Acting as a litigant in person – what you need to know

Judith Thompson  14-09-2018

Whether it is a choice in order to make your claim cost effective or as a result of cuts in legal aid, you may decide to represent yourself without legal assistance.

The courts are continuing to try to balance the interests of represented litigants against the interests of litigants in person. With the unrepresented often needing each and every step explained (rightly so, as the procedures are complex) this can cause significant delays, making a relatively short hearing long and expensive.

It is also important to have an understanding of the court process and service of papers, court documentation, Pre-action Protocols if they are relevant to your case, the Civil Procedure Rules (CPR) and Practice Directions - and even more so following a Supreme Court Judgment earlier this year.

In the case of Barton v Wright Hassall LLP, the court gave no leeway to a litigant in person and stated that the rules do not distinguish between represented and unrepresented parties.

The case highlighted the court’s attempt at striking a ‘level playing field’ by emphasising that those acting without legal representation will not always be given special treatment. The litigant’s claim was found to be time barred because he had served his claim by email, which the rules say is only permitted if the other party has agreed to service by email.

It can be seen that whilst the court may justify some allowances, it will not lower the standard of compliance with rules or orders for litigants in person, if doing so would be unfair to the other party.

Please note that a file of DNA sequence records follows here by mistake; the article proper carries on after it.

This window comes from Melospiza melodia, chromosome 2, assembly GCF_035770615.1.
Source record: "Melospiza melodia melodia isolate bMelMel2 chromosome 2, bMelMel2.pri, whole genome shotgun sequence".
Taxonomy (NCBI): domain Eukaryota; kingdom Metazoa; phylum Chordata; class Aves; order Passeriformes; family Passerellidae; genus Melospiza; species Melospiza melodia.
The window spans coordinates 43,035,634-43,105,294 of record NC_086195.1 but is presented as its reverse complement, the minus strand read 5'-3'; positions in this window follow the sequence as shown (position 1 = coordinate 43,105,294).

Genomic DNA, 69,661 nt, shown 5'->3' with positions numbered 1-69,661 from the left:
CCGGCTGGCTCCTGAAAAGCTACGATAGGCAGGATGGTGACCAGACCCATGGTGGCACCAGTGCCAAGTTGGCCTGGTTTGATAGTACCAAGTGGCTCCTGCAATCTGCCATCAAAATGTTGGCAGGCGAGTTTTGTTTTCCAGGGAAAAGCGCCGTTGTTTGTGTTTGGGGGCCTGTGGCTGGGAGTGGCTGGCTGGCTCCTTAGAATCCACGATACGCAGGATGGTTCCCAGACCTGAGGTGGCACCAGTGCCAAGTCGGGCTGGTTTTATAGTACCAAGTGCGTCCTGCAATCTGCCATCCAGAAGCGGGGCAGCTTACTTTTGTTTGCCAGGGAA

In the Barton matter, the court said that the fact that a litigant was acting in person was not in itself a reason to disapply procedural rules as the overriding objective requires the courts, so far as practicable, to enforce compliance with the rules.

There are exceptional circumstances where a special indulgence to a litigant in person might be justified, such as where a rule was hard to find, difficult to understand or it was ambiguous. A litigant in person struggling to deal with compliance with case management directions may also be treated differently from a represented party, and given extra assistance by the court.

We understand that for someone with no first hand knowledge of the law or legal procedure, it can be a worrying experience to find yourself involved in a legal dispute. Samuels are therefore happy to provide ad hoc advice on your claim if so required.

For more information, please contact us where we would be happy to send you our ‘overview of the litigation process’ fact sheet.

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